My travel companion and I will be taking a bike tour in haute Provence this June. We'll take an overnight flight to CDG on Saturday, June 1, arriving Sunday morning. We need to arrive at the tour starting point (Vaison de Romaine) sometime on Monday, the 3rd. At the end of our bike tour on June 11, we'll return to Paris to tour for 3 days. We are wondering what to do Sunday onto Monday before we absolutely must be in Provence. Thus far, the options might be to 1) head south right away on the TGV to a stop somewhere south, 2) stay the night somewhere near or in Paris (where might that be?), catching the TDV on Monday, or 3) something we've not thought of. What do you suggest we do upon arrival in France - Sunday / Monday? We're appreciative of all your suggestions. Thanks!
Since you're going back to Paris, no sense hanging around there. Provence is pretty neat and you won't see all of it on a bike tour by a long shot. After you walk around the airport a bit, you're going to be stupid tired and wanting a nap. Right downstairs in Terminal 2, there's a handy-dandy TGV station that will get you to Orange or Avignon in a couple or three hours. Hmmmmm......maybe lunch in Provence?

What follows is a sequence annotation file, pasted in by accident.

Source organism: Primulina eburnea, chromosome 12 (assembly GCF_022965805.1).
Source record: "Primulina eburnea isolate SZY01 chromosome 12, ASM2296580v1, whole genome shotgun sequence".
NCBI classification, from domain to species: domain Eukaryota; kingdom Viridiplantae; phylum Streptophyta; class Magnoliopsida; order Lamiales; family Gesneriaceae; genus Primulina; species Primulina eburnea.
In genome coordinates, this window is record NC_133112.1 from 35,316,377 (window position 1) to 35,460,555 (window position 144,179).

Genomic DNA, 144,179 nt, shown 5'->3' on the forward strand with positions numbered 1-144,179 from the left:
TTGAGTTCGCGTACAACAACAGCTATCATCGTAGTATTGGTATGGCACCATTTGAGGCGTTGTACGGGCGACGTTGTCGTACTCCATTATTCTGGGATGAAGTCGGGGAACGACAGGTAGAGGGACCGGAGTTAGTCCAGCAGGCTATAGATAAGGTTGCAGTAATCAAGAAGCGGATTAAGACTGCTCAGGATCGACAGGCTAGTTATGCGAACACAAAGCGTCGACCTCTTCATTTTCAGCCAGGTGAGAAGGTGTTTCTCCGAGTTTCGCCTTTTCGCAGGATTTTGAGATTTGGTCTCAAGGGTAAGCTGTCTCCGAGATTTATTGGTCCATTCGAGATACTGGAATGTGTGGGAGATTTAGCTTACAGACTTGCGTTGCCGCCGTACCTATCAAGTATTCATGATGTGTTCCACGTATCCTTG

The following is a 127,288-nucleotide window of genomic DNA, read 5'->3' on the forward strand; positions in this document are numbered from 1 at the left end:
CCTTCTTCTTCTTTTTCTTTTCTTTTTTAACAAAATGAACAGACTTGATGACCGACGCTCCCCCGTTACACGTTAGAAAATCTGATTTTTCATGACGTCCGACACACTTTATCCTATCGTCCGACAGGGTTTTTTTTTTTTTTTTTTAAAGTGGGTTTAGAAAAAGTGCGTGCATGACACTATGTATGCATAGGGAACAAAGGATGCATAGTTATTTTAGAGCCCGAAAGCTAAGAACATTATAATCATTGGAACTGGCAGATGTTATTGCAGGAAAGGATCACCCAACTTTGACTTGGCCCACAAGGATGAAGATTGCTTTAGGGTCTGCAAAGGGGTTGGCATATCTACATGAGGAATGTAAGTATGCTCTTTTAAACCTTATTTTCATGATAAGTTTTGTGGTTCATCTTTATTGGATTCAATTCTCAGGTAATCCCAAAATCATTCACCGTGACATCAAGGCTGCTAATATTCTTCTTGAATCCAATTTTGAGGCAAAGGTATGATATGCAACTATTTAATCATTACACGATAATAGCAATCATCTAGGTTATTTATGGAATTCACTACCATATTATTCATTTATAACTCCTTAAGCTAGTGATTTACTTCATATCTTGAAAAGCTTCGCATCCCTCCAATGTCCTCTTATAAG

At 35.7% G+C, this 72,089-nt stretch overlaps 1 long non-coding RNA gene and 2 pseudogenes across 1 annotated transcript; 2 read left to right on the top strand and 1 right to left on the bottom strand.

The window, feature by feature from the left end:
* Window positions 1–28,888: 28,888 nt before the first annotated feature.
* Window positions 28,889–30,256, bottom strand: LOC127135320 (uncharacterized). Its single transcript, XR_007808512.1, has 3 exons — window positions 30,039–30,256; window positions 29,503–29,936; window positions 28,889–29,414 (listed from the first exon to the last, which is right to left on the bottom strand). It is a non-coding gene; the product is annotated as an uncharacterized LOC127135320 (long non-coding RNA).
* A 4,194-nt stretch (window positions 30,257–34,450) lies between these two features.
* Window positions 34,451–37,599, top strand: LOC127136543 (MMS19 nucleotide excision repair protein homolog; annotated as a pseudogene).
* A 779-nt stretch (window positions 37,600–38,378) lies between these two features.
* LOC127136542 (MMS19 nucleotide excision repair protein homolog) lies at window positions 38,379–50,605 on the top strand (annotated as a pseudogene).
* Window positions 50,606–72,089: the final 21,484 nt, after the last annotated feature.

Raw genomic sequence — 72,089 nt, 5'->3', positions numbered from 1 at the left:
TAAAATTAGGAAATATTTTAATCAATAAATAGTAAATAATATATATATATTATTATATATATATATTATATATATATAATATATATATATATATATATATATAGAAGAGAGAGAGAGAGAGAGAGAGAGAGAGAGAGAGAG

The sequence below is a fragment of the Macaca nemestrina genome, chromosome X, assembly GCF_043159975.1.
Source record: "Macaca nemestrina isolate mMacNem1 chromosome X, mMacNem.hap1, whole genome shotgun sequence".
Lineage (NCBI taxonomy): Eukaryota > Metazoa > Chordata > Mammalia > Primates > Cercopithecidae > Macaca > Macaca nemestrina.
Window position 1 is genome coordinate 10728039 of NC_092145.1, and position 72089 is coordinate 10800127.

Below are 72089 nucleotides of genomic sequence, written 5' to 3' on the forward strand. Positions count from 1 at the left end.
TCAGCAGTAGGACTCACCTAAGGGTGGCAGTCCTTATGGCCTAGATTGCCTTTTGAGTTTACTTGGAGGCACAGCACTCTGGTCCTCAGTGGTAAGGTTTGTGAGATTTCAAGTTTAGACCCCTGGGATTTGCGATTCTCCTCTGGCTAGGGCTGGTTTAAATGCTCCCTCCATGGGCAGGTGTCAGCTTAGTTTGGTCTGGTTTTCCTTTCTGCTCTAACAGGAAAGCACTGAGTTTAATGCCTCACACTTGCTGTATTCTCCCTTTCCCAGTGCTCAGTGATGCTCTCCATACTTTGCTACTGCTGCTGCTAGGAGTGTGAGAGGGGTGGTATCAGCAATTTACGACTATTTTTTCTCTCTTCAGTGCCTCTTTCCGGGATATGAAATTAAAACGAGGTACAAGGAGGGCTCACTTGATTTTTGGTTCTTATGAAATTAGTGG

Ed's got the right idea. Sure, a train trip following a redeye flight is grueling, but less so than a jet-lagged day in Paris followed by a train ride.
Yes, thank you both for the suggestions. I absolutely agree with hopping on the train upon arrival at CDG. Sleeping on the train works for me! I'm now looking into Avignon. I was unaware of know how interesting a place it is until Ed mentioned it. Thanks again.
Avignon is nice. You can see the famous bridge. Do you know the song?
Yes, I do I know the song "sur la pont d'Avignon" and now I'll get to see it! Happy day!
You'll probably hate this advice, which you didn't ask for, but sleeping on the train when you arrive is one of the worst things you can do. Especially if you sleep for the whole trip. If you do you will prolong your jet lag. You'll be confirming your body's suspicion that it is 2 am at the moment that you most need to convince it that it is 10 am. It's miserable to sit awake on a long train ride like that, and you probably will succumb at one point, but the longer you can hold out the better off you will be the next day.